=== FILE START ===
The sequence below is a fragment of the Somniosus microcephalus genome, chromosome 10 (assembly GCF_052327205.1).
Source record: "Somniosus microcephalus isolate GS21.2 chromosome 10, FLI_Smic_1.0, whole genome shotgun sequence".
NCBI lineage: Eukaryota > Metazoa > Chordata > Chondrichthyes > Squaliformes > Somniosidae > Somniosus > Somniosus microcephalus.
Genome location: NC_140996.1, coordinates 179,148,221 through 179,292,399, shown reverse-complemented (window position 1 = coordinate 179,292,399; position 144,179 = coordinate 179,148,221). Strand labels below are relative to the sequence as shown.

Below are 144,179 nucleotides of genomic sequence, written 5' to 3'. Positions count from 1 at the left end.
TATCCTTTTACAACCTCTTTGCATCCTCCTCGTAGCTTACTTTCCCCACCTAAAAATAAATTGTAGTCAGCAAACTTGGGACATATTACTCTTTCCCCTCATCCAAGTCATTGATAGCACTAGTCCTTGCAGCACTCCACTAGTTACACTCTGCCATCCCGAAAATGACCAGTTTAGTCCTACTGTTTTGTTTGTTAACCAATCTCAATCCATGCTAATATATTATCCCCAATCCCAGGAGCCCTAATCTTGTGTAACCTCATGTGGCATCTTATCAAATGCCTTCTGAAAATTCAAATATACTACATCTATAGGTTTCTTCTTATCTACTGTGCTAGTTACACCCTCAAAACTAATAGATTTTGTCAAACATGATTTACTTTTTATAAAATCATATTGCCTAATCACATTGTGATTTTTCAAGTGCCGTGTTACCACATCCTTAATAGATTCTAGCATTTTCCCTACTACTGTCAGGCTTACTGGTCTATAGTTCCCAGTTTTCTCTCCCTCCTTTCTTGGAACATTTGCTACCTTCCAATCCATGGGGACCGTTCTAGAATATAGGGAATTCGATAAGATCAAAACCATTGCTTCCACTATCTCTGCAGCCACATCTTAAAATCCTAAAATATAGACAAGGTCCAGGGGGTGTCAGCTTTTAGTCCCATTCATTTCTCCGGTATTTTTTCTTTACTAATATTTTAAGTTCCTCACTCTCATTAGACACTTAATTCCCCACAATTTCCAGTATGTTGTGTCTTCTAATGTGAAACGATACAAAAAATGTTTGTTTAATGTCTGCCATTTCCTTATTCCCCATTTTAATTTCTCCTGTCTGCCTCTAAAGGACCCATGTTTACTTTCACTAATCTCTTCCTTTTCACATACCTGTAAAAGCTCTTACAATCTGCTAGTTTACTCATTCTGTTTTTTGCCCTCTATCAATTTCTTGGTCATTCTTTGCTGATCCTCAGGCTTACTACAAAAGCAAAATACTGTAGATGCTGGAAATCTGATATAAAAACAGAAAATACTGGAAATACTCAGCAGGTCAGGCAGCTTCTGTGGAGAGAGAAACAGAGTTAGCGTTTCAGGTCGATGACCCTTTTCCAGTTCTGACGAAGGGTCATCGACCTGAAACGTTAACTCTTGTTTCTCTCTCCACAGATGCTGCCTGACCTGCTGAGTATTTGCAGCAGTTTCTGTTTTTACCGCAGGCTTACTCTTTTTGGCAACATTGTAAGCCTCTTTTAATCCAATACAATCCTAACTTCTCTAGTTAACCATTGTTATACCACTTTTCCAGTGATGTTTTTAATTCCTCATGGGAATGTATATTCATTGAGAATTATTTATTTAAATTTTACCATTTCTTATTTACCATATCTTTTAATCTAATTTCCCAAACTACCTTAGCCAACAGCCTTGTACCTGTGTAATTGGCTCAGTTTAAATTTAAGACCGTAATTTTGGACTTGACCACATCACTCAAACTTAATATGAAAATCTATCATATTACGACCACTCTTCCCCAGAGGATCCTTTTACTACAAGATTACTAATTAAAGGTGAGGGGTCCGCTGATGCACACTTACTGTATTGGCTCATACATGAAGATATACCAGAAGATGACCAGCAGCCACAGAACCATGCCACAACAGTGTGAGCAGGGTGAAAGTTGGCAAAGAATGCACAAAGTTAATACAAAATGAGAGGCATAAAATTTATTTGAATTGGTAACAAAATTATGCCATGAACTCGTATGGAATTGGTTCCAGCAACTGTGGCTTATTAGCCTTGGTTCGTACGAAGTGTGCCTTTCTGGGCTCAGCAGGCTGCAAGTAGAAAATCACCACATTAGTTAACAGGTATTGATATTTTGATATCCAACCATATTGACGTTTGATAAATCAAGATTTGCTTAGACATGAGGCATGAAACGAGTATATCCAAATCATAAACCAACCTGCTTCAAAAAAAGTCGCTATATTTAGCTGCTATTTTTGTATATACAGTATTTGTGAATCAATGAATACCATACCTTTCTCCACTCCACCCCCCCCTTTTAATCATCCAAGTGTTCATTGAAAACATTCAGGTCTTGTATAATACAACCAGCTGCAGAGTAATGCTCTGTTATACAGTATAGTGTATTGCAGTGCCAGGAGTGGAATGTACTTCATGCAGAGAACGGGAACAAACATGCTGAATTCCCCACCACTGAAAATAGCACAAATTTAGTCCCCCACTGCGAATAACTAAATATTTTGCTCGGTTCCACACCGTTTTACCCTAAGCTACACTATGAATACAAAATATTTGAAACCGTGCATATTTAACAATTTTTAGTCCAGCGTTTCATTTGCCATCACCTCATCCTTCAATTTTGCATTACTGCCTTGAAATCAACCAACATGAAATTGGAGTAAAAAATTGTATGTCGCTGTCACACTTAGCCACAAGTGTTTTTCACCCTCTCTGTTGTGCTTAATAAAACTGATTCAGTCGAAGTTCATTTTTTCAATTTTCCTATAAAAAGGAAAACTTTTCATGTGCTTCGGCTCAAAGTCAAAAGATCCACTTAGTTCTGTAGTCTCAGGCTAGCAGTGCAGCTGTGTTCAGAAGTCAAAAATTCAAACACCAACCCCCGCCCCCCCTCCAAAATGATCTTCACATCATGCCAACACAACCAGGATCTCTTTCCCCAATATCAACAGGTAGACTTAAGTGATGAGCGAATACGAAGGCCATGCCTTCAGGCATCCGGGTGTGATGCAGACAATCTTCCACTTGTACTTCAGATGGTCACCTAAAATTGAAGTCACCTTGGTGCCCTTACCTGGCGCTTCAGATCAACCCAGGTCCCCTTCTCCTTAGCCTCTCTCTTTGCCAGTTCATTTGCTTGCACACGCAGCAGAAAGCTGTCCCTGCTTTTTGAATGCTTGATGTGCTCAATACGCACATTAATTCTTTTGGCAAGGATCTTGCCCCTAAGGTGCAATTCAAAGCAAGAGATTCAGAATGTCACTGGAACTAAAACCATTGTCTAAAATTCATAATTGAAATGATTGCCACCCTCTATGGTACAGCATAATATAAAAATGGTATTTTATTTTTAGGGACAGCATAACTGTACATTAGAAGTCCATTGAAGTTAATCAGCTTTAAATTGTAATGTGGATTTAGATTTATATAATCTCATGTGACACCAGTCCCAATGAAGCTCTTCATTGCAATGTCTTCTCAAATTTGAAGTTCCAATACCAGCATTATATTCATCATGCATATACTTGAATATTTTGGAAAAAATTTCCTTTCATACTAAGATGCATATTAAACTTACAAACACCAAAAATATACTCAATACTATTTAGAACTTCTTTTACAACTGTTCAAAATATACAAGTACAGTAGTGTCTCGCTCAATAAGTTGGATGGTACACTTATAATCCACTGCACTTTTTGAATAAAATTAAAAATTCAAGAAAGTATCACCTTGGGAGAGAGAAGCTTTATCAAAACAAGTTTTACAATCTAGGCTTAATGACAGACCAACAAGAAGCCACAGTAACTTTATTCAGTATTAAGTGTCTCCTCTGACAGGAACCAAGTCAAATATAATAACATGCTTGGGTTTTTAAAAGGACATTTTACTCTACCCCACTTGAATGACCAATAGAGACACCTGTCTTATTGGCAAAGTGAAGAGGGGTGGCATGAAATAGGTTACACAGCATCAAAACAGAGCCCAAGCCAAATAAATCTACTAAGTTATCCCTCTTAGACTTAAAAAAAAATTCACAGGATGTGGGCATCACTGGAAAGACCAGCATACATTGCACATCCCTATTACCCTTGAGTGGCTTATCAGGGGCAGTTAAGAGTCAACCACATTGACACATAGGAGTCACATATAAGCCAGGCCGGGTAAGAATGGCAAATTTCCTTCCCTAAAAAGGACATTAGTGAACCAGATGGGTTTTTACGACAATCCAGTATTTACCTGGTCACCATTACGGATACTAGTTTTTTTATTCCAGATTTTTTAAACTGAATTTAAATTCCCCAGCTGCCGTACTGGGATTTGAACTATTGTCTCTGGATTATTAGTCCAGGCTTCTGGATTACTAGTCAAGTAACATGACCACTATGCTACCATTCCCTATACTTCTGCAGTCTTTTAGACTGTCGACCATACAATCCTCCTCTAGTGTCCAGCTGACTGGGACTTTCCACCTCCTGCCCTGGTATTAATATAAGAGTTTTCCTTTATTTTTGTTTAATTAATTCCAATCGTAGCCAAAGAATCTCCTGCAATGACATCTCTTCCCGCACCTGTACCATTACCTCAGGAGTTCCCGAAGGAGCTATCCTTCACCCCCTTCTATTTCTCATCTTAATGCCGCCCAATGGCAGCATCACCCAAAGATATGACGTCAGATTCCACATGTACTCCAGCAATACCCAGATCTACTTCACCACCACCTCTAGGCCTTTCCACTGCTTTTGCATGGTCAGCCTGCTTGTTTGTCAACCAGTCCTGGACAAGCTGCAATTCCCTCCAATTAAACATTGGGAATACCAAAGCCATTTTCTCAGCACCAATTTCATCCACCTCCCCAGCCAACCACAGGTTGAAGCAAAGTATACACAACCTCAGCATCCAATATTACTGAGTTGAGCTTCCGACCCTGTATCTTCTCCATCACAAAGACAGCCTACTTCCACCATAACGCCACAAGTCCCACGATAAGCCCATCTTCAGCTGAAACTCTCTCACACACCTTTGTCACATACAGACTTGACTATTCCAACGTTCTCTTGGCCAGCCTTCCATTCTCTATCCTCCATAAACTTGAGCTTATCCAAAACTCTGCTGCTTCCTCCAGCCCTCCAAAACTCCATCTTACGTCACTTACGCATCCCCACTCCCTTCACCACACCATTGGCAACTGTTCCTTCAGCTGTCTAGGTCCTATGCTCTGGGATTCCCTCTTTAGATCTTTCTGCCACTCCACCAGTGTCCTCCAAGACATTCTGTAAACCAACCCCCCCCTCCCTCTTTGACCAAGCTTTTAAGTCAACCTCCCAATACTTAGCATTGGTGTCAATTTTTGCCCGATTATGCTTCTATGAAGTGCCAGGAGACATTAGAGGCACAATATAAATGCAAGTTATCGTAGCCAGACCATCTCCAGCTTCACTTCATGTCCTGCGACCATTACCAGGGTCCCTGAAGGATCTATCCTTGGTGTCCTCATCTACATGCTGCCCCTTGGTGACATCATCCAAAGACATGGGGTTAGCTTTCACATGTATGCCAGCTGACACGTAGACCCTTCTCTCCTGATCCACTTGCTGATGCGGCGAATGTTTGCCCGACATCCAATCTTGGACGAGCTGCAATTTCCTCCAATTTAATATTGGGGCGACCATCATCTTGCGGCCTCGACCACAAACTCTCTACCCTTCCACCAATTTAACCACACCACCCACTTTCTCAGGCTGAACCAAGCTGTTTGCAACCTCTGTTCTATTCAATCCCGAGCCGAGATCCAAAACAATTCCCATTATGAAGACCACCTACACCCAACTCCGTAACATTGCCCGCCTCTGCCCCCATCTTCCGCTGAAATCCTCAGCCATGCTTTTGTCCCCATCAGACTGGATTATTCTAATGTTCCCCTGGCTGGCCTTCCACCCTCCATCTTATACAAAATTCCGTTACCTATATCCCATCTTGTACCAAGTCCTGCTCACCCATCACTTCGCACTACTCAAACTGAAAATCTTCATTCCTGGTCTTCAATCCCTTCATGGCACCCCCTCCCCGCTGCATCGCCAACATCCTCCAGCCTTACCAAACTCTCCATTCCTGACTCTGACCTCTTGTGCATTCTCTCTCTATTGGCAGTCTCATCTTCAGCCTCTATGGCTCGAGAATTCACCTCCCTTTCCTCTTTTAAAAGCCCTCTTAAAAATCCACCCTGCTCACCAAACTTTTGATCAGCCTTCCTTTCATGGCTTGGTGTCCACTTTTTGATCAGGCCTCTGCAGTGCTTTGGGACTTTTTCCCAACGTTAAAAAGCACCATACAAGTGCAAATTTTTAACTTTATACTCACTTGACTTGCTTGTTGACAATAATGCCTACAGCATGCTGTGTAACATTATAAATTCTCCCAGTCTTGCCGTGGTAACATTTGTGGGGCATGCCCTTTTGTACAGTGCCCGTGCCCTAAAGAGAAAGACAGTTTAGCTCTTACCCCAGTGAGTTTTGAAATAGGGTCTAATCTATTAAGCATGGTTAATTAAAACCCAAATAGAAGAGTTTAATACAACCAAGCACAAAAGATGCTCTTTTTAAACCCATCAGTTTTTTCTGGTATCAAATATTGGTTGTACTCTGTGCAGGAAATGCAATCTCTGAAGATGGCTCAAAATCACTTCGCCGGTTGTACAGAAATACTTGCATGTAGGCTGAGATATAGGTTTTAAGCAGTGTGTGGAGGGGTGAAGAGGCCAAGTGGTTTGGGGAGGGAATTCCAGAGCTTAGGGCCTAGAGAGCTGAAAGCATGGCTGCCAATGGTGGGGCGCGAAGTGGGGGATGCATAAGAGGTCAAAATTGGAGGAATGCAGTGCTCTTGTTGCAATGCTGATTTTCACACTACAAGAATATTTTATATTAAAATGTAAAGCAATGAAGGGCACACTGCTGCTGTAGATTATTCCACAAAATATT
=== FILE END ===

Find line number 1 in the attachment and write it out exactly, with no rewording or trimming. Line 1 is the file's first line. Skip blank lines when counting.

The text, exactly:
The sequence below is a fragment of the Somniosus microcephalus genome, chromosome 10 (assembly GCF_052327205.1).